Chemistry professor and Drexel alumna Sally Solomon, 72, died at home Jan. 17 from flu complications.
Solomon started working at Drexel in 1976. She was awarded Drexel’s Lindback Award for Excellence in Teaching in 1990 for her commitment to the University. She served as a member of many Drexel faculty committees, including the Undergraduate Affairs committee, the Drexel Learning Center Advisory Board and the Faculty Grievance Council.
“She tried to always be very helpful. She was helping others when they asked, which you can’t say for all of your colleagues. When she took over a project, she was efficient and always finished in a timely matter. Again, you can’t expect this from everyone,” Reinhard Schweitzer-Stenner, the chemistry department head, said.
Eric Williams, a sophomore nursing major, had Solomon as a professor for Chemistry 103 and 108. “She had a very wacky personality that made her very enjoyable to be around, and she was incredibly nice,” Williams said. “She loved when students would come to her office for help, and she was always good about helping us after tests. We could always go to her office and ask questions.”
Solomon encouraged students to seek help in her class and loved it when they would take advantage of her office hours.
“It was clear she wanted her students to succeed. She constantly reminded us if we needed help to come see her and always had the previous lecture notes available at the end of every class for us to look over. It’s probably this specific thing about her that set her apart from any of my other professors,” Madison Cole, a pre-junior nursing major, wrote in an email.
“Solomon was by far one of the most interesting people I have ever encountered. She liked to joke around but was very serious about her teaching. She was a firm believer in in-class demonstrations and always so eager to perform as many as she could each lecture,” Cole continued.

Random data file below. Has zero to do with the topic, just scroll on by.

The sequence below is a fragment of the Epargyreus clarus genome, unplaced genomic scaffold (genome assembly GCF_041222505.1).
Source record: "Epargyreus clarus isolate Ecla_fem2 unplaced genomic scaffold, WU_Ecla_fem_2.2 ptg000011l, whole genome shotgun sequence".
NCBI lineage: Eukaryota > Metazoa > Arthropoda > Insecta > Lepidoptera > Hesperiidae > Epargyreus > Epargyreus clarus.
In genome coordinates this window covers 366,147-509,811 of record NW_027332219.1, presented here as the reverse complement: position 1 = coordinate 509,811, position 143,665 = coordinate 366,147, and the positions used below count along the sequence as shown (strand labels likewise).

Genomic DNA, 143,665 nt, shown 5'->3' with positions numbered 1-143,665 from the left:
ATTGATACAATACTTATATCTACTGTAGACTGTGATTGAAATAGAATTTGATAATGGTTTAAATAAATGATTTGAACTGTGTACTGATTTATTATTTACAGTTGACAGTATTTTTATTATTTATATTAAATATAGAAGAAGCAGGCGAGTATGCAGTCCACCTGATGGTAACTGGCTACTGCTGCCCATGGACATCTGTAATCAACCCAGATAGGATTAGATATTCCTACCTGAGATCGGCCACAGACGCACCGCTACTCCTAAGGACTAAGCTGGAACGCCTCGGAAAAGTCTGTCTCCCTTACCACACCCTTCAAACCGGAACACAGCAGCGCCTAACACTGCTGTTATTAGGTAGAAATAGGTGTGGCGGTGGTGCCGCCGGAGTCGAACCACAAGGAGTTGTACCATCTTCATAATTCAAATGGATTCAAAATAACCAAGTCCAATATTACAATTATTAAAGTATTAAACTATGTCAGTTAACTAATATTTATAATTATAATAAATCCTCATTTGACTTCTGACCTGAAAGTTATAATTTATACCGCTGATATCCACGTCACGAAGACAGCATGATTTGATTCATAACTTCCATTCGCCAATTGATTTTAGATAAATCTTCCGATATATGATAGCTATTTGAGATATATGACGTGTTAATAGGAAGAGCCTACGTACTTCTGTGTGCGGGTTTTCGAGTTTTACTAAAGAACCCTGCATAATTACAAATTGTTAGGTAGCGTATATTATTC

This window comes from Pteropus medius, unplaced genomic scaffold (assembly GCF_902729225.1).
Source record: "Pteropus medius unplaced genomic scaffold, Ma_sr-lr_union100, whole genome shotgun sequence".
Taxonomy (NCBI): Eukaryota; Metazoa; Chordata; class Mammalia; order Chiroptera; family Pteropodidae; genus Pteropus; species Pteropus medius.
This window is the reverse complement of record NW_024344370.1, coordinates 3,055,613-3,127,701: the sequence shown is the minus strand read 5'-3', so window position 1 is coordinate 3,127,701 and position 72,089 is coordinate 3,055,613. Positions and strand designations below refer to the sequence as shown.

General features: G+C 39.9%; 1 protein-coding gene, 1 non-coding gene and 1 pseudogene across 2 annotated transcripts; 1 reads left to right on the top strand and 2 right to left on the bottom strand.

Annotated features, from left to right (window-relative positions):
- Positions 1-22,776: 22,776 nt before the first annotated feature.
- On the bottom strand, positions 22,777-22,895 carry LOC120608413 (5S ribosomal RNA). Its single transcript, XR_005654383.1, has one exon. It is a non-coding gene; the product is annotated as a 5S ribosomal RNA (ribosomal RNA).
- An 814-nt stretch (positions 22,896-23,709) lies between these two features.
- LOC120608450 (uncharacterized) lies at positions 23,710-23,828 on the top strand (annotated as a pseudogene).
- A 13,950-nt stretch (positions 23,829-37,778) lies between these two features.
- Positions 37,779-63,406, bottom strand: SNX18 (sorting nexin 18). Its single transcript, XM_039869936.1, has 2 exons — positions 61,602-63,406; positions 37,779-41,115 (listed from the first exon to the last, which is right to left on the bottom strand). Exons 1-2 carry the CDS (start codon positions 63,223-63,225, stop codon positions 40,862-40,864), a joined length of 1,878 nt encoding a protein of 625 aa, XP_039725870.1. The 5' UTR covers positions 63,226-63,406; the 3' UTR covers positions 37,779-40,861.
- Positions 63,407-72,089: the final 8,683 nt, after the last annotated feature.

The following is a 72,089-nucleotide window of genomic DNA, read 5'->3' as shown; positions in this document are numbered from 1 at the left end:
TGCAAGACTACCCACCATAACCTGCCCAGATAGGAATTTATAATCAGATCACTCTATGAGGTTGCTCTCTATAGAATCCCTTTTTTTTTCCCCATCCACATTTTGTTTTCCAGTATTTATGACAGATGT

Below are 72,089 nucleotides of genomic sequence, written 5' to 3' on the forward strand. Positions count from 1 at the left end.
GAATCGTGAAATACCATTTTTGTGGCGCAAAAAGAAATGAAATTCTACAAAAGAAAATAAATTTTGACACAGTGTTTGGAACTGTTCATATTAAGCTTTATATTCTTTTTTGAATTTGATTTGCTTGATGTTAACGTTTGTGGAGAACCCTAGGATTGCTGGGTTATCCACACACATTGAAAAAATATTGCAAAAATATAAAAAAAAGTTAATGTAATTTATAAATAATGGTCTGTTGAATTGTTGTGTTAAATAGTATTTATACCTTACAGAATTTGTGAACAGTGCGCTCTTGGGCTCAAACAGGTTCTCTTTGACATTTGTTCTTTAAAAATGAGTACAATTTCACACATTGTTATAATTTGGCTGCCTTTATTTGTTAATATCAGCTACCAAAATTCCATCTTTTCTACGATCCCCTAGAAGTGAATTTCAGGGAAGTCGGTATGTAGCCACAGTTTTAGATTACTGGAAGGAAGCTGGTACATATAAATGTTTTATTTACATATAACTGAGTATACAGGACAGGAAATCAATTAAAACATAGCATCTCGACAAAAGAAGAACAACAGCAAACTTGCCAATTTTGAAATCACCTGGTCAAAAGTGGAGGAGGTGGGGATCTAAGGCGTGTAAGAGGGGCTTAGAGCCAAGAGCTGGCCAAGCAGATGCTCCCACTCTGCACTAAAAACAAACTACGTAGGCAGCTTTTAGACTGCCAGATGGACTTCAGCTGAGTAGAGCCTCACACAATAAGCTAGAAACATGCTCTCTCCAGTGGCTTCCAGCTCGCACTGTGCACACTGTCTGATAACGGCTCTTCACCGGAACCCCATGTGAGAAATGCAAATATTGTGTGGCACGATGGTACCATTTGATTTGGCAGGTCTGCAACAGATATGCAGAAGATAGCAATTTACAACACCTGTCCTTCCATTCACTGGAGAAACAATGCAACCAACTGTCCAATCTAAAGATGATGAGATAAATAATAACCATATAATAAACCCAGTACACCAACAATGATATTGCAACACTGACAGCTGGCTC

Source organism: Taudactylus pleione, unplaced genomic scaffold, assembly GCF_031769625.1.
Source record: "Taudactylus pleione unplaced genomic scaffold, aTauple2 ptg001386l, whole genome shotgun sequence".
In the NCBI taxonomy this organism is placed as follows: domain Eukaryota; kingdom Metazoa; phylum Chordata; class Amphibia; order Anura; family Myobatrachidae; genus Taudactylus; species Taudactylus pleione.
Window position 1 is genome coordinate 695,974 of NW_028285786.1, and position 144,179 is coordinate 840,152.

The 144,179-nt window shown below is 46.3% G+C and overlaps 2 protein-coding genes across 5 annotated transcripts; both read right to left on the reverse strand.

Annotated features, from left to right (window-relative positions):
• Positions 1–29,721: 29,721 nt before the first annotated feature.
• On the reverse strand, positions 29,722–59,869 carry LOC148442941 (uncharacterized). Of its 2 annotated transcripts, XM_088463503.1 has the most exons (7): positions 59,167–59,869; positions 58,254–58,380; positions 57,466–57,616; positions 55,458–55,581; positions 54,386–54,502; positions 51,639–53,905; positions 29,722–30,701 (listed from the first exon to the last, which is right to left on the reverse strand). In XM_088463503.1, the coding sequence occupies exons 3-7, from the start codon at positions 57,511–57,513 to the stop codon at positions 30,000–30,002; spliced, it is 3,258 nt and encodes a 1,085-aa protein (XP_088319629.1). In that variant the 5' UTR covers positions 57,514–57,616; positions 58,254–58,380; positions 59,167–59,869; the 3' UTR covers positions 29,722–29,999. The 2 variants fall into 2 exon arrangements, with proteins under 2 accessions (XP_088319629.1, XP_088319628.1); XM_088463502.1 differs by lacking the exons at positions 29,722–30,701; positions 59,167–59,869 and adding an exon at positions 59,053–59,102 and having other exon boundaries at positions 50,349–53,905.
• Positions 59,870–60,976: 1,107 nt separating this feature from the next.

Solomon always focused on her commitment to chemistry education by working with local underprivileged high schools and taking on the role of consultant to the School District of Philadelphia in 2003. In addition to being a consultant, she would often visit schools to host chemistry demonstrations.
Williams described an experiment that Solomon performed in one of his classes: “One time she was talking about the weight of different gases and she explained how everyone knows when you inhale helium it makes your voice go higher because it’s lighter than normal air, and the concept is the same for heavier gases. She inhaled sulfur hexafluoride, making her sound like some sort of machine. Her voice was so low, it was the lowest voice you could imagine.”
Solomon had recently begun researching the synthesis of nanoparticles with the assistance of undergraduate students. Her research team developed a simple, efficient way to synthesize nanoparticles with finite sizes.
Cooking was one of Solomon’s passions, and she even ran her own cooking school in Philadelphia in the 1970s. This past Thanksgiving she prepared a meal for 15 guests.
“Solomon loved to cook and took Thanksgiving week seriously. She canceled all her classes for that week. She had so many stories ranging from being on TV to knowing famous baseball players,” Cole wrote.
In 2001 Solomon founded and became the director of Philadelphia’s Science in Motion program, which provides modern high-tech equipment to high schools to get students involved in the natural sciences. The Commonwealth of Pennsylvania primarily funds SIM with funds from various donors, such as TD Bank and GlaxoSmithKline.
According to the Philadelphia Inquirer, Solomon was born in Punxsutawney, Pa., and moved to Philadelphia in the mid-1950s, where she graduated from Olney High School. She received her bachelor’s degree from Drexel in 1963 and her doctorate from the University of Pennsylvania in 1966.
Funeral services for Solomon were held privately, but contributions may be made in her honor to After School Activities Partnerships, a nonprofit organization that provides Philadelphia children with after-school recreational and enrichment activities.